Judge not–unless you’re a parent, ruler, or pastor. Luther.
FOURTH SUNDAY AFTER TRINITY.
from Martin Luther’s Church Postil.
Be ye therefore merciful, as your Father also is merciful. Judge not, and ye shall not be judged: condemn not, and ye shall not be condemned: forgive, and ye shall be forgiven: Give, and it shall be given unto you; good measure, pressed down, and shaken together, and running over, shall men give into your bosom…
3. Hence it is not meant, that by such works as are here enumerated they should first obtain forgiveness of sins and the righteousness that avails before God; but Christ speaks plainly and simply to his disciples whom he had chosen and called Apostles, as St. Luke shows preceding this Gospel. Christ teaches them how they shall conduct themselves when they preach, as though he would say: You dear disciples, I send you as sheep among wolves, and commend this office unto you to preach, and others shall hear your preaching, accept and believe it. And you will be so received that the world will be offended at you and regard you as enemies, and you will find just as much friendship and love in it, as sheep among wolves. For it will become wholly mad and foolish at your preaching, and will by no means tolerate it. Therefore see to it that you lead a better life and conversation than your enemies, who will practice upon you all kinds of unmerciful deeds by judging and condemning you. Moreover they will not only not forgive you any sin, but will proclaim your best works and deeds of mercy as the greatest sins. Again, they will not only not give you anything, but they will also hunt down that which is your own, and will take and keep it by violence. Thus they will treat you. But beware, that you be not like them; on the other hand where they judge, judge not; where they condemn, bless; where they take revenge, forgive; when they take, give. For immediately before, the Lord teaches the very same when he says: Love your enemies, do good to them that hate you, bless them that curse you, pray for them that despitefully use you.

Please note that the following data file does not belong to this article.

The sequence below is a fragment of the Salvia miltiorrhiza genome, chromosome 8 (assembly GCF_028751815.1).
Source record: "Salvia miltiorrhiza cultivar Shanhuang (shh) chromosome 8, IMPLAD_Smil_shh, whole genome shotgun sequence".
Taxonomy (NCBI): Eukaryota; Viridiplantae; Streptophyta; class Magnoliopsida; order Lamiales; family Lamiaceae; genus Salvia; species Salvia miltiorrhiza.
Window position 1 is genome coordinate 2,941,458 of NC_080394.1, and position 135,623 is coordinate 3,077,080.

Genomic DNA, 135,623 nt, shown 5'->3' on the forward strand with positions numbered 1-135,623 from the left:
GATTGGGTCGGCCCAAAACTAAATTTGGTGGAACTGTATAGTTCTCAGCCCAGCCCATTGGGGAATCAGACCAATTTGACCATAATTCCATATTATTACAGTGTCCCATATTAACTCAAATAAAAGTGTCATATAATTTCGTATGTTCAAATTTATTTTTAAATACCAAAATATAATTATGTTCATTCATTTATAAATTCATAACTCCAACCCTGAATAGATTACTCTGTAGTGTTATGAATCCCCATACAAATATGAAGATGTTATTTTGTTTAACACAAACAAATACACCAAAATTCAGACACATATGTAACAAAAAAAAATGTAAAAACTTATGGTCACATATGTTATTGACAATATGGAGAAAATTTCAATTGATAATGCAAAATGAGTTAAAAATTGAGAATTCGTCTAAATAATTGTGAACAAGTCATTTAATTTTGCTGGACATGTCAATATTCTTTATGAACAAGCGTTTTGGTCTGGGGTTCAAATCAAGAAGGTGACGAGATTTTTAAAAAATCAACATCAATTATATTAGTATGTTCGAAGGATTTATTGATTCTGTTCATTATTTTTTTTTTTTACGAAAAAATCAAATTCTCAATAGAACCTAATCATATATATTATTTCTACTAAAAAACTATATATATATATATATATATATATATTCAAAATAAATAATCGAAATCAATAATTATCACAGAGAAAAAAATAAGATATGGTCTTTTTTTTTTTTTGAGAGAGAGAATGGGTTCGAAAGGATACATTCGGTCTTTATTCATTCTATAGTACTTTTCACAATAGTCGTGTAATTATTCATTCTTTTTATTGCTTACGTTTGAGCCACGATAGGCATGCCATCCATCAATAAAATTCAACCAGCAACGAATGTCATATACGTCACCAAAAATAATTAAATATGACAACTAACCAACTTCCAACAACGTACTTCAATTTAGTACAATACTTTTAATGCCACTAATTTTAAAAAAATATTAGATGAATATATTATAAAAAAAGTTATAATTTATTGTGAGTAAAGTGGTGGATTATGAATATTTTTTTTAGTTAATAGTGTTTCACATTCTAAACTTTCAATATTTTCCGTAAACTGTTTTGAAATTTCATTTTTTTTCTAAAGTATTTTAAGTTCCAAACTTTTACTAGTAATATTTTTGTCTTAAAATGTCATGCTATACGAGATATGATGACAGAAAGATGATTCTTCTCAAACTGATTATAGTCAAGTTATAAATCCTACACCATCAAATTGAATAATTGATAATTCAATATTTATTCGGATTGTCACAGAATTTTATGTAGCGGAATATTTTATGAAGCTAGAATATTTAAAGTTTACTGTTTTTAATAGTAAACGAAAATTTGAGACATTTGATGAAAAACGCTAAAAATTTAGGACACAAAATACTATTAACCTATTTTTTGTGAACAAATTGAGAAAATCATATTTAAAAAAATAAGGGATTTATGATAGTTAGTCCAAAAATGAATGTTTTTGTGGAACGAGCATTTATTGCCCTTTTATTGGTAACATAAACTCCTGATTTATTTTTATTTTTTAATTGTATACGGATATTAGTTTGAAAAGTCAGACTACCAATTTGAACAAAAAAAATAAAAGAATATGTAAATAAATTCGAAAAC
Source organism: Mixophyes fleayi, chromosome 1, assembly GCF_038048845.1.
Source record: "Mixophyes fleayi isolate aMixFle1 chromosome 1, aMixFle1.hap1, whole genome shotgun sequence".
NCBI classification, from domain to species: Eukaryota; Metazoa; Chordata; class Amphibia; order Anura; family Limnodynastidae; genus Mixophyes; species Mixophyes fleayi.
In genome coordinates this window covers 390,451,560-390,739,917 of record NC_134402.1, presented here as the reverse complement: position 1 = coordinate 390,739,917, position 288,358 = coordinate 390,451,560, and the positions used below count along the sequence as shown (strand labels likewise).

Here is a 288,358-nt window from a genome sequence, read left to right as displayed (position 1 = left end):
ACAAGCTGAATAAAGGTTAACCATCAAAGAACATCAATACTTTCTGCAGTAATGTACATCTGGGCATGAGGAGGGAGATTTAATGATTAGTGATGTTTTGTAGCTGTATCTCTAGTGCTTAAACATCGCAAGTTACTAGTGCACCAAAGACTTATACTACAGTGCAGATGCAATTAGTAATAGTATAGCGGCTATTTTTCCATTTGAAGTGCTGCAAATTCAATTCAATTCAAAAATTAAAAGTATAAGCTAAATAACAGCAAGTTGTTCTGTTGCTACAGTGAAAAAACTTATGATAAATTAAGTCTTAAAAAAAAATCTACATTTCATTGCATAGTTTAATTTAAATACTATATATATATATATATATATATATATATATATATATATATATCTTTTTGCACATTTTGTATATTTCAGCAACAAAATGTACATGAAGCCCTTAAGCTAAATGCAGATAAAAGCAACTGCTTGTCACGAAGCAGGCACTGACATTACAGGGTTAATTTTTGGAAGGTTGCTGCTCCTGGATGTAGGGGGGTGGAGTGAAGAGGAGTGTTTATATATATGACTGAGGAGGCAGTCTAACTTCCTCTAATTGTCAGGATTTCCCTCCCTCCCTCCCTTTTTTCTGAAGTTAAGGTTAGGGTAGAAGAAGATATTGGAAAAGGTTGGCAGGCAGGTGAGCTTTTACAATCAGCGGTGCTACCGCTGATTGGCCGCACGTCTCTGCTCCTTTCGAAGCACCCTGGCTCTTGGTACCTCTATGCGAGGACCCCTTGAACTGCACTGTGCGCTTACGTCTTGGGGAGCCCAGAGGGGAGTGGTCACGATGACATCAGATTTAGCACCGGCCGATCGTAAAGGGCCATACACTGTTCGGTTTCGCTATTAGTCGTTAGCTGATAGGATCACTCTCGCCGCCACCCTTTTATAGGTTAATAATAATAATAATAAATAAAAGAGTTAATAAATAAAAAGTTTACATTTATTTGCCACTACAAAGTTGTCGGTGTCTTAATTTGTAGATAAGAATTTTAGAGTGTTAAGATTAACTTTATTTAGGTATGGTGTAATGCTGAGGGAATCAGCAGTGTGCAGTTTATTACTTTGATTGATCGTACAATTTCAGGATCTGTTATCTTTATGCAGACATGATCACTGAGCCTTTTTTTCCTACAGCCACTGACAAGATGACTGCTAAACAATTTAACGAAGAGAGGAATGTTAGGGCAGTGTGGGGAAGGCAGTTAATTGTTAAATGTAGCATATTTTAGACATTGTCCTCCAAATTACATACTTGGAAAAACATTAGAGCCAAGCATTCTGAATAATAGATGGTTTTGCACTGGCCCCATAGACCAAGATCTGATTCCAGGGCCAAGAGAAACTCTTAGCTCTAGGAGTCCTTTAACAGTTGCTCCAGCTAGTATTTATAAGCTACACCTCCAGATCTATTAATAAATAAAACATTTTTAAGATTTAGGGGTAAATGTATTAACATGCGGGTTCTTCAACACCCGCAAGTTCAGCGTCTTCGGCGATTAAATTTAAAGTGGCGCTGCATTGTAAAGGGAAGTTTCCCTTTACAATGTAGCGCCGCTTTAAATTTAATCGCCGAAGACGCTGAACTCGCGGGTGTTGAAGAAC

15. To this friendly admonition of Christ our Lord we Christians and especially we ministers should diligently give due heed, for we also have at the present day adversaries of our faith and doctrine, who are great and powerful, ‘kings, princes, lords, Pope and bishops. To these our enemies according to this doctrine of Christ we show all mercy, and are not willing that a hair of their heads should be injured, or that they should be robbed of a cent. But this we wish them from our heart, that they may learn to know their errors and sins, and c
ommit themselves to the grace of God and believe the Gospel. On this account they judge, condemn and persecute us, rob us of honor, goods, body and life, as though we were the worst rogues that tread the earth. Such things we do not to them in return, God be praised! but show them all love and kindness, and would willingly help them, if they would only permit it.
16. Yes, they say, you revile us nevertheless, both in writing and preaching, and condemn us as heretics, and will not permit us to be the Christian Church. Is such reproof and condemnation mercy? We answer: This is quite a different matter. Christ in this Gospel speaks of those who shall suffer injustice. And it would not be right to apply this to those who by virtue of their office are required to reprove what is wrong. For those who have the office to judge and condemn, do no wrong thereby, in so doing. For as little as it agrees or is valid for a child to say to its father when he would punish it; father, be merciful, and God will then also be merciful to thee; so little is it valid against those who have the office of reproof. For it would be very inappropriate for a thief or evil doer to say to the officer of the law: Dear sir, forgive and do not judge me, and then our Lord God will again forgive thee. No, my dear fellow, the officer of the law by virtue of his office will thus answer and say: It is not necessary that I should forgive you. I do what is right, and doing right needs no forgiveness, but is praiseworthy. Thus also when father and mother punish their children, they do right, for this is called true punishment, when the office requires it. But beware, that you do not revenge yourself against him who must punish you, even if at times he treats you unjustly.